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To Hold and Behold


 

Bridal bouquets are traditionally used to ward off evil spirits, made of dill to promote desire and a sign of fertility and symbol of new life. Today, the traditional meaning of flowers is hidden deep in bridal bouquets. The bouquet is a creative expression of a bride’s personality. These accompanying good omens now make your wedding flowers even more significant. Here are some bouquet styles to guide your floral decisions. Consider pointers like length, shape and availability as you pick a style that suits you the best!


Flowers by Poppy Inc. Wedding of Angela & Jeremy.

CLUSTERED POSY
This is a classic; round design created with tightly packed flowers of a round/soft head or shape, and firmly held together by their stems. The flowers chosen for a round bouquet can influence the bouquet's formality. For example, an all roses or parrot tulips clustered posy projects a more formal look; as compared to one with a variety of flowers and a mix of greenery between the blooms.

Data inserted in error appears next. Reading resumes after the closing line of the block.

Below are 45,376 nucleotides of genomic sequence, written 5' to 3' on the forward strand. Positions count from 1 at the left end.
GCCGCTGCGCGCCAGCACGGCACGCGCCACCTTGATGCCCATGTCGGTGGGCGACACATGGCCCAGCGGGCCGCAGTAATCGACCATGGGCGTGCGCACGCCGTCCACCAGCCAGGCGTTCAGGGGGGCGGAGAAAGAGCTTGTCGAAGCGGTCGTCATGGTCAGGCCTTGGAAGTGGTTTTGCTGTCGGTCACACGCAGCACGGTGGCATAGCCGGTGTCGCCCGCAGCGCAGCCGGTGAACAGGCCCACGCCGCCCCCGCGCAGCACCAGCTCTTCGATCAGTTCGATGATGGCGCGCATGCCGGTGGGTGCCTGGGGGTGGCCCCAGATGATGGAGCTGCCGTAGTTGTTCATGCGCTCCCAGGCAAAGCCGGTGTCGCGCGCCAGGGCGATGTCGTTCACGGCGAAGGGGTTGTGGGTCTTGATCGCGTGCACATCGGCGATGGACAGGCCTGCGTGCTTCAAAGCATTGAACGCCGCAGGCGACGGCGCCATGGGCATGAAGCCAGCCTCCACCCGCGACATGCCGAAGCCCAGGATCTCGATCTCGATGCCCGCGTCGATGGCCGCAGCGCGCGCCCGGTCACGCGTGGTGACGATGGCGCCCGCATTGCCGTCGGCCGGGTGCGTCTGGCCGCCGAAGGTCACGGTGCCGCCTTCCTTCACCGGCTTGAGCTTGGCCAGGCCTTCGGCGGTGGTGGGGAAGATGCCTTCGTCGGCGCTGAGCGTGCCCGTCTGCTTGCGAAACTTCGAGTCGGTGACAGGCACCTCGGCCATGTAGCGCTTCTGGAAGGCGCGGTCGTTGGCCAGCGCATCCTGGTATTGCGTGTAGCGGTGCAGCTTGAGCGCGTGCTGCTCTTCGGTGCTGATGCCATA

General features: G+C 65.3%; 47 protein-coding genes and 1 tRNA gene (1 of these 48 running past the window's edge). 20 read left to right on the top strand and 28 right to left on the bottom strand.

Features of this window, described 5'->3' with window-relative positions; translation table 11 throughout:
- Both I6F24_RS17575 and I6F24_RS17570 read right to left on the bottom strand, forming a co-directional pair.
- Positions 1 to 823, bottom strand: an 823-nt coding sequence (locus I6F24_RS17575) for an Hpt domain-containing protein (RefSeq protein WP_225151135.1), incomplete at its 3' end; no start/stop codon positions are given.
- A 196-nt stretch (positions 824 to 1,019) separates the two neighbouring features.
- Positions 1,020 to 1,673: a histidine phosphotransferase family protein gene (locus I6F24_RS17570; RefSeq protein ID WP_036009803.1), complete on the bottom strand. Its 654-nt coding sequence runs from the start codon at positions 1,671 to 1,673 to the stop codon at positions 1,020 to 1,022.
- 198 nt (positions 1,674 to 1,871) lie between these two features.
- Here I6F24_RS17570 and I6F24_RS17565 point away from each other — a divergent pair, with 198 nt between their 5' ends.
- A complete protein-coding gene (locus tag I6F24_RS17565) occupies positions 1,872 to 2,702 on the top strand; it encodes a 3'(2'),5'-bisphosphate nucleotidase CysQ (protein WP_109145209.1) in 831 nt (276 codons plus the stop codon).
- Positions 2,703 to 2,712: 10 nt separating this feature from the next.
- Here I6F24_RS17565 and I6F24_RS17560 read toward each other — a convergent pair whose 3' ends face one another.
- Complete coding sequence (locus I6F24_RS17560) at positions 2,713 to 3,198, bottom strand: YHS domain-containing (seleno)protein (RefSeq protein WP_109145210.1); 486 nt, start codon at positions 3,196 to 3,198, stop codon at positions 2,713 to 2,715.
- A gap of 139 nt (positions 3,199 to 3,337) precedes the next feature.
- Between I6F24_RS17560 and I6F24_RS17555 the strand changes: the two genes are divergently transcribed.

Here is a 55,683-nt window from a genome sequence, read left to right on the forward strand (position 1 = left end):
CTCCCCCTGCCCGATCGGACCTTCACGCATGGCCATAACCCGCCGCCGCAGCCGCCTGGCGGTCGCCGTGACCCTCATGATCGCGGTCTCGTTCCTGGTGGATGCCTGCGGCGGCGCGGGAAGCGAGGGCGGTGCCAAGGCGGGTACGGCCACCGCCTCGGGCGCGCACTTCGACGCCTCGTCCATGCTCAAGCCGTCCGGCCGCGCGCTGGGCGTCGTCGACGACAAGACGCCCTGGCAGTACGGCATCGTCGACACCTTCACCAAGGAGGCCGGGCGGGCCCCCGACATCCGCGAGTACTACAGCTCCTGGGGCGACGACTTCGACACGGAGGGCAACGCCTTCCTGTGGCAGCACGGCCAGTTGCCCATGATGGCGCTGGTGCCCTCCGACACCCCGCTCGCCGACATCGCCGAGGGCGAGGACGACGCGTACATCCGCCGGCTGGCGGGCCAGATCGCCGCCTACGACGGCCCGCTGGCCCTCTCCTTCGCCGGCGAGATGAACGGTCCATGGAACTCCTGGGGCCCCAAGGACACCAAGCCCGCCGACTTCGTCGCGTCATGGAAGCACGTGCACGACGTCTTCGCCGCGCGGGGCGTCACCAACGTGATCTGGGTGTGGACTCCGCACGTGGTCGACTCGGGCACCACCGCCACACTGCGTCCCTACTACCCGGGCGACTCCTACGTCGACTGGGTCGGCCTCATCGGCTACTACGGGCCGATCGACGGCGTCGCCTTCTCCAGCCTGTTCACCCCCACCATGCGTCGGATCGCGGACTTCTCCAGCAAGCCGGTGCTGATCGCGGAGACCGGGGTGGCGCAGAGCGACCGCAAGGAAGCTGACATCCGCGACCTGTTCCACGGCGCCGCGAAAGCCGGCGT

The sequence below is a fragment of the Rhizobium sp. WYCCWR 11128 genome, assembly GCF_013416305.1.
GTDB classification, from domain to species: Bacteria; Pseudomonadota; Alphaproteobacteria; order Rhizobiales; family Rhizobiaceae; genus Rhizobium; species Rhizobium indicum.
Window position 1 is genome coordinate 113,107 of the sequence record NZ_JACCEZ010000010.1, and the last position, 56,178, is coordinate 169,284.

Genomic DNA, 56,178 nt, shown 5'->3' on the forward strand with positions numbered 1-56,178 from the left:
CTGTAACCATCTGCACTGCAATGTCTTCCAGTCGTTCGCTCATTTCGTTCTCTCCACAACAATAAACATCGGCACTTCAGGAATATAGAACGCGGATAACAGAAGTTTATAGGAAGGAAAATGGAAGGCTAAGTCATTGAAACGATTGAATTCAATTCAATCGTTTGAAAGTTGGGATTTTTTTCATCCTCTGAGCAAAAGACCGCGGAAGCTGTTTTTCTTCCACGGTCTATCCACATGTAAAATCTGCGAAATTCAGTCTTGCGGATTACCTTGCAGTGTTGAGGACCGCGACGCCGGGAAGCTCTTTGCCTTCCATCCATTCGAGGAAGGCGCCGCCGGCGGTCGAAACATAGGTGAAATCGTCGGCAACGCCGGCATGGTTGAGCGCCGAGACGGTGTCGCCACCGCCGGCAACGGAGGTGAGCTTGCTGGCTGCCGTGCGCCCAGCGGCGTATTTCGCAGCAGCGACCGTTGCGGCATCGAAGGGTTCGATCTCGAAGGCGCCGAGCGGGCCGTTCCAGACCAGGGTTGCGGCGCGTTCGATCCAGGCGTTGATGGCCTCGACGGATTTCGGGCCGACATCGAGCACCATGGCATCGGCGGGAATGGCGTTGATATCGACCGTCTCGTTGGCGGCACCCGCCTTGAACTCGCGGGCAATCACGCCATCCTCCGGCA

Photo by Plush Photography. Wedding of Fiona & Alistair.

STRAUSS
Flowers are often loosely arranged, secured with lace and the stems are exposed. By blending blooms of different sizes, it creates a striking but natural appearance with textured foliage. A combination of calla lilies with roses, cape greens and eucalyptus works best for a Strauss.

CASCADING
Like it’s name suggests, its flowers are arranged to “stream” downwards, and its length adjustable according to preference. This romantic composition of sophistication and length is layered as the flowing foliage accentuates a bride’s curve.  The cascade bouquet can be woven with roses or Phalaenopsis mixed with white orchids for an amorous charm.

TEARDROP
Arranged to resemble the shape of its namesake, the teardrop bouquet is suitable for both bridesmaids and brides. This design allows feature flowers and miniature flowers to meet and end in a single trail. A sister to the cascade bouquet, the teardrop’s length can also be altered to suit the bride’s height perfectly.

ARM SHEAF
Adding to the bride’s feminine charm is a bouquet of long stemmed blooms, loosely arranged and delicately tied together as it sits nestled in the crook of the her arm. Long-stemmed flowers like orchids, calla lilies, tulips, magnolias and lotus pods are ideal for this design.

TRAILING
Imagine a trailing bouquet of blooms with the presence of a single ‘tail’ that falls elegantly down the length of the bride’s gown. Held with both hands and carried against the hips, it sways gently as the bride makes her way gracefully to the alter.




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Keywords: Bouquet, Corsages, Flowers



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